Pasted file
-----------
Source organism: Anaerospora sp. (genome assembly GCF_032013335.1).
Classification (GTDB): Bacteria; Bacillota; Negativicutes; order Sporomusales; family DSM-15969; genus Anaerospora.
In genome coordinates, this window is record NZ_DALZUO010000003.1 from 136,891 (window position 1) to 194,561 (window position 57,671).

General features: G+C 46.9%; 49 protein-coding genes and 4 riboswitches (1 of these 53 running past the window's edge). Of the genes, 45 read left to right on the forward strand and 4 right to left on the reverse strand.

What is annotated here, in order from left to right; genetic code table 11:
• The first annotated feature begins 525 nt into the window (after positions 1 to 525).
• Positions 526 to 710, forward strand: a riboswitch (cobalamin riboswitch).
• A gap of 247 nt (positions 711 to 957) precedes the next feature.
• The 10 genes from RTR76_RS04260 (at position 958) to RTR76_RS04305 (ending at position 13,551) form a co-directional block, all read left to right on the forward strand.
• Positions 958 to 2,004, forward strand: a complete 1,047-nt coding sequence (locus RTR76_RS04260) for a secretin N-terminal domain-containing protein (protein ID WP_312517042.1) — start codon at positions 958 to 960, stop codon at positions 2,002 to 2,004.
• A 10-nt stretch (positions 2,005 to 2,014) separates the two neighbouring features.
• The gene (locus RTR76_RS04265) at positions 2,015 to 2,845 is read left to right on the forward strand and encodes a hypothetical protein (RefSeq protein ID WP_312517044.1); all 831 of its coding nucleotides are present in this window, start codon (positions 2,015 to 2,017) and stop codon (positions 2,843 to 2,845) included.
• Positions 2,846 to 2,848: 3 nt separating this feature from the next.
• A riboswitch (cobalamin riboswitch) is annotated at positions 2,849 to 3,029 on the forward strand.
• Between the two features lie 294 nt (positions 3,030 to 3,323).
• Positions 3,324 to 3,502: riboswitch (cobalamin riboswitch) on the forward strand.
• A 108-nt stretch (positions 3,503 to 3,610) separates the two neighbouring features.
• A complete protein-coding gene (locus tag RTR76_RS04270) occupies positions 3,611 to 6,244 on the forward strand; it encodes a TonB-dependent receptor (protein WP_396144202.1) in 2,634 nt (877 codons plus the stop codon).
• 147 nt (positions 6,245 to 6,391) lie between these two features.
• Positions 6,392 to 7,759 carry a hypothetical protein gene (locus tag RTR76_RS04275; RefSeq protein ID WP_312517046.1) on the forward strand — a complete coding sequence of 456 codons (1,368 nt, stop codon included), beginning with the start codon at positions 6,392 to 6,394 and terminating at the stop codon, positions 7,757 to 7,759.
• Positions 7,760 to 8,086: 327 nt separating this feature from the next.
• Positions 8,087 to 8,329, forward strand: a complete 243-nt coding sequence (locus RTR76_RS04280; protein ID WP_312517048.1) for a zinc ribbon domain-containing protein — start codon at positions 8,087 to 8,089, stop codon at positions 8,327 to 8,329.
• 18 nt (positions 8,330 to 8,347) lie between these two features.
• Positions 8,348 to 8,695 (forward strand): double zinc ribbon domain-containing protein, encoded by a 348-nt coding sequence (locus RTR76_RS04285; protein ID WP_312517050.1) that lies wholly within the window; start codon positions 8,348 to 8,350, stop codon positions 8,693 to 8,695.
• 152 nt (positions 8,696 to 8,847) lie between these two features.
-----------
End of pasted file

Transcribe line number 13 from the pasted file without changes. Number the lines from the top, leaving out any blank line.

• Positions 2,846 to 2,848: 3 nt separating this feature from the next.